Trevor’s Personal Ranking of the TUVGLS Season 1 Games

The first season of That Ultimate Video Game List Show was an exciting learning experience and I can’t wait to incorporate what I’ve learned in Season Two (reminder if you are interested in being a part of the panel for season two, you can fill out this quick and easy google form: I loved bringing this concept that had been percolating in my head for half the year to life but even when we recorded the first episode, I wasn’t quite sure how the second half of the show was going to shape up. The game selection process had more or less taken up the majority of my bandwidth so when it came time to rank the games, I didn’t quite have a plan. We decided to tackle them five at a time for the final four weeks, so I encouraged everyone to make their own personal rankings as a jumping off point. Here is how I ranked the Top 20 Games from Season One.

20. James Bond 007: Nightfire (Nintendo Gamecube)

The only game on our list I had never heard of. I appreciated Logan’s love of it but I can’t fathom any other person having submitted this game with so many better Gamecube games and the obviously more iconic Goldeneye.

19. Sonic the Hedgehog 2 (Sega Genesis)

I played a lot of Sonic 2 back in the day as my family was fortunate enough to have a Nintendo and Genesis but as the years have passed, I’ve realized I’m just not a fan of the platforming style.

18. Tony Hawk Pro Skater 2 (Sega Dreamcast)

The only other game on the list I haven’t played (after Nightfire). As such, I just couldn’t put it higher on my personal list. It outranks Sonic 2 though.

17. Pokemon Soul Silver (Nintendo DS)

We touched on this a bit during the rankings but I just have mostly outgrown the Pokemon formula here. Gold and Silver live in the shadow of the originals and I didn’t overly care about the DS remakes.

16. Mega Man 2 (Nintendo Entertainment System)

The Mega Man Legacy Collection was one of the first games I reviewed when I launched Trevor Trove and, looking at Mega Man with fresh eyes, I just don’t think the games are well-designed and get way too much of a pass based on the rose-tinted nostalgia glasses people my age often wear. But I can still respect its historical significance.

15. Castlevania: Symphony of the Night (PlayStation)

I only first played this game in 2015 and was actually quite surprised by how well it held up, especially compared to some of its contemporaries. A master-class in level design that helped define an entire sub-genre of action-adventure games.

14. Star Wars: Knights of the Old Republic (Xbox)

Far and away my favorite title from the original Xbox, a great Star Wars story, and a wonderful precursor to the Bioware character work and storytelling we would later see in Mass Effect and Dragon Age.

13. Super Mario Galaxy 2 (Nintendo Wii)

Not even in my top five Mario games but still a solid Mario platformer.

12. The Legend of Zelda: The Wind Waker (Nintendo Wii U)

I stand by loving the art style. Cameron has bad taste.

11. Hellblade: Senua’s Sacrifice (Nintendo Switch)

Good use of the “submit for any system it released on” rule here since none of us were really dying to submit a Switch game. Powerful story and some of the best use of audio design I’ve ever experienced.

10. Tetris Effect (PlayStation VR)

Beautiful dynamic sountrack mixed with the classic and iconic Tetris gameplay.

9. Bioshock (Xbox 360)

One of the most iconic narrative beats in gaming and solid-enough gameplay, but I was a lot cooler on this game than the rest of the panel.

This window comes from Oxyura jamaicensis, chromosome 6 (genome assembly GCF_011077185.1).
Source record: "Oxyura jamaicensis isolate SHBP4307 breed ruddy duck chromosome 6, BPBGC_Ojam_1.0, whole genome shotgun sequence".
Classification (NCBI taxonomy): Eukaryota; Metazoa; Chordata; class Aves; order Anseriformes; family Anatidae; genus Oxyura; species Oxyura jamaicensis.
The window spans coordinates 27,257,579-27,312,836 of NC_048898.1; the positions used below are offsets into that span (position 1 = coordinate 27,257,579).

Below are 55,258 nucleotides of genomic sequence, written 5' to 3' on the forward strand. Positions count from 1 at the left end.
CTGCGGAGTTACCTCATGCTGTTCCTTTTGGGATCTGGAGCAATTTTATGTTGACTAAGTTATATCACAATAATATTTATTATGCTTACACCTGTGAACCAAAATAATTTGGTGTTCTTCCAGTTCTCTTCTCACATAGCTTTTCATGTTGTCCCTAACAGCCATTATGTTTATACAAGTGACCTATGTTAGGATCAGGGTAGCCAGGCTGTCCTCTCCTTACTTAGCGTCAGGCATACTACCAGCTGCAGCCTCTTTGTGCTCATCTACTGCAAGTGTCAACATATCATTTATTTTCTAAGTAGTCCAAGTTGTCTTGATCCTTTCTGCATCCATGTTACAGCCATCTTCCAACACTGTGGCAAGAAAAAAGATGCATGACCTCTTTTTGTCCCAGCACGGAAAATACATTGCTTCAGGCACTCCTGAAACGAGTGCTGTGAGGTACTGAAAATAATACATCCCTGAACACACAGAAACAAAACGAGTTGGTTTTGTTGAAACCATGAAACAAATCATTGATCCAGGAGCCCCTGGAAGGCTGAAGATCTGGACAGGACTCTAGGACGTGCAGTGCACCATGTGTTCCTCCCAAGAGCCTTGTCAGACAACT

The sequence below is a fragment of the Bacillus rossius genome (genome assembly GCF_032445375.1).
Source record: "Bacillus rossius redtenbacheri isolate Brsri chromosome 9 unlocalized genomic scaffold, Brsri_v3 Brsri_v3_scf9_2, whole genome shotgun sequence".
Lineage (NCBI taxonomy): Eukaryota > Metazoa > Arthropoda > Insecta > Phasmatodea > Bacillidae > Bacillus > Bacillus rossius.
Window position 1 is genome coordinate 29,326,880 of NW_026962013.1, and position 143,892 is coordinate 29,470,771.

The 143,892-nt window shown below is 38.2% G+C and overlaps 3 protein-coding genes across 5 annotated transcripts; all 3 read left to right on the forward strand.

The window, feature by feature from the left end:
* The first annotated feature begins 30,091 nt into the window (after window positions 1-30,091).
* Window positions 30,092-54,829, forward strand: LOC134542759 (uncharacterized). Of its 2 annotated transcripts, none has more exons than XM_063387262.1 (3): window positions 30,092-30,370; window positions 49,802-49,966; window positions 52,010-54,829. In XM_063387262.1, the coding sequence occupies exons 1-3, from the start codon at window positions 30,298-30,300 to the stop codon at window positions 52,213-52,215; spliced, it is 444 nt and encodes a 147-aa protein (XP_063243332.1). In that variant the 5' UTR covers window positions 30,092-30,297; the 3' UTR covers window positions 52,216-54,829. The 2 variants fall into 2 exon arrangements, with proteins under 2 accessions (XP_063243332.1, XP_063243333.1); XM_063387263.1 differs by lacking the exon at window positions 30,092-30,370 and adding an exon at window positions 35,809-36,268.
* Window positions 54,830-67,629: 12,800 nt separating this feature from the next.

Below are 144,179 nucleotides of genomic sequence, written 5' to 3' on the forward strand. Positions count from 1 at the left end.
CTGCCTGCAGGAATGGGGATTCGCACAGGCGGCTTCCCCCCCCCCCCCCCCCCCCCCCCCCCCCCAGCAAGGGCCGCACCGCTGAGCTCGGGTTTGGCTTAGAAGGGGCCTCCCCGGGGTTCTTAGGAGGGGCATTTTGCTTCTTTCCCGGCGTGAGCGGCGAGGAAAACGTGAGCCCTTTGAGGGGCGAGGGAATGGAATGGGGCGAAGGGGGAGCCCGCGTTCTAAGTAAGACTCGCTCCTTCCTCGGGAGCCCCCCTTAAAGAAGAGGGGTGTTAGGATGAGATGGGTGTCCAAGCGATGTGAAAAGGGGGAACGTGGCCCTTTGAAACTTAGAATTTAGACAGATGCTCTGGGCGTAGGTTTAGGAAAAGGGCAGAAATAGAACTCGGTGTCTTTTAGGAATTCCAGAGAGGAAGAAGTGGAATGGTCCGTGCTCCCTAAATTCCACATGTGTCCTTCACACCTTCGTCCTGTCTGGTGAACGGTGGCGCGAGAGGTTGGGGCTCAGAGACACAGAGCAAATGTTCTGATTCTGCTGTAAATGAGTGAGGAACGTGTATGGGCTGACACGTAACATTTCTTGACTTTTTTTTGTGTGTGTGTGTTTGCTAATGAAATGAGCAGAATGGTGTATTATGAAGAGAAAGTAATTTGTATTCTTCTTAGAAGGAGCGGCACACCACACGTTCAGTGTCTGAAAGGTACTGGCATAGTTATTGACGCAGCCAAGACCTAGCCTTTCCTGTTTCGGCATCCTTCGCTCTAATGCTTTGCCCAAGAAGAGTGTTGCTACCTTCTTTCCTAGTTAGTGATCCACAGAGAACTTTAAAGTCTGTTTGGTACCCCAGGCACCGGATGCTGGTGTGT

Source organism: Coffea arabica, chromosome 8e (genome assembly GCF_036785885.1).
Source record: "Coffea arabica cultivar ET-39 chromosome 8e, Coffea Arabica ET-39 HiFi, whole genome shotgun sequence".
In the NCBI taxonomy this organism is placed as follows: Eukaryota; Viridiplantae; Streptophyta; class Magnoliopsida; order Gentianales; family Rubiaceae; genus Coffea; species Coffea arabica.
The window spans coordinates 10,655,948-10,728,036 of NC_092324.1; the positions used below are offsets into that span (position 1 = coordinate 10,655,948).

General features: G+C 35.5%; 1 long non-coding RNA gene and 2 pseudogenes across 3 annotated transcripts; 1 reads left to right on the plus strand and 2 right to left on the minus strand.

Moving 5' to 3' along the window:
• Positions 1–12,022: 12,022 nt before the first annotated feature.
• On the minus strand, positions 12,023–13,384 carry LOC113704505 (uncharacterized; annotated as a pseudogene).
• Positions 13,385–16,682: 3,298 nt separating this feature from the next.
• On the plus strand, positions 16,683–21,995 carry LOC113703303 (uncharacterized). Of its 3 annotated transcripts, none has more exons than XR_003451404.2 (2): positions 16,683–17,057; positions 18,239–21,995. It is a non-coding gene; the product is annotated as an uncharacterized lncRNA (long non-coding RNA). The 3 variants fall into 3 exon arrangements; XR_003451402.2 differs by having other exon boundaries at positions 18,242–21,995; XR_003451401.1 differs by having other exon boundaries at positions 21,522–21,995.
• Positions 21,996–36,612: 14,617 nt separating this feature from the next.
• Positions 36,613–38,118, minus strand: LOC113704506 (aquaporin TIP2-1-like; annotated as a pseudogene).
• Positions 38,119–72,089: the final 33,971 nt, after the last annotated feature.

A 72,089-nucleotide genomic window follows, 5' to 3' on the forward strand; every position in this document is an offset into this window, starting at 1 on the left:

8. Earthbound (Super Nintendo)

An iconic RPG from an era of iconic RPGs that has left fans clamoring for a stateside release of its follow-up Mother 3 for more than a decade.

7. Mass Effect 2 (Xbox One)

Another clever use of the “release loophole” since the largely PlayStation-centric panel wasn’t too eager to submit Xbox games. Fantastic characters. Great standalone adventure within the larger trilogy structure. Peak Bioware storytelling.

6. Portal 2 (PC)

One of the finest puzzle games ever made with incredible writing and humor to set it apart and make it an entertaining adventure even if you hated the first-person puzzle platforming.

5. Grand Theft Auto Vice City (PlayStation 2)

Grand Theft Auto III changed video games and Vice City changed Grand Theft Auto. The vibrant setting and characters took the ideas explored in GTA3 and turned them up to 11, setting the stage for the series satirical approach to storytelling in the years to come. And it probably has the best video game soundtrack of all time.

4. Persona 4 Golden (PlayStation Vita)

Incredible JRPG for the modern era. Incredible JRPG for a handheld. Heartfelt relationships and characters with wonderful performances behind them.

3. The Last of Us (PlayStation 3)

Brilliant storytelling from Naughty Dog. Visceral combat. Beautiful relationship between Joel and Ellie. Absolutely brutal in the best ways.

2. Final Fantasy VI (Game Boy Advance)

The original North American release as Final Fantasy III cemented my love for the series after Final Fantasy II (IV) and I’ve stuck with it ever since, even though I don’t tend to enjoy the modern entries. This game showed me the kinds of grandiose stories gaming could tell and the kind of characters it could create. It’s design and orchestrations transcend its era and it stood as my favorite game for nearly 25 years.

1. God of War (PlayStation 4)

A truly phenomenal blend of storytelling, characters, gameplay, combat, world design, and direction. Everything in the 2018 God of War sequel/soft franchise reboot works together in concert to create one of the finest artistic experiences in any medium. It is a near perfect expression of the kinds of stories gaming can, and will continue to, tell now that those who grew up with the art are getting to create and shape it.

Leave a Reply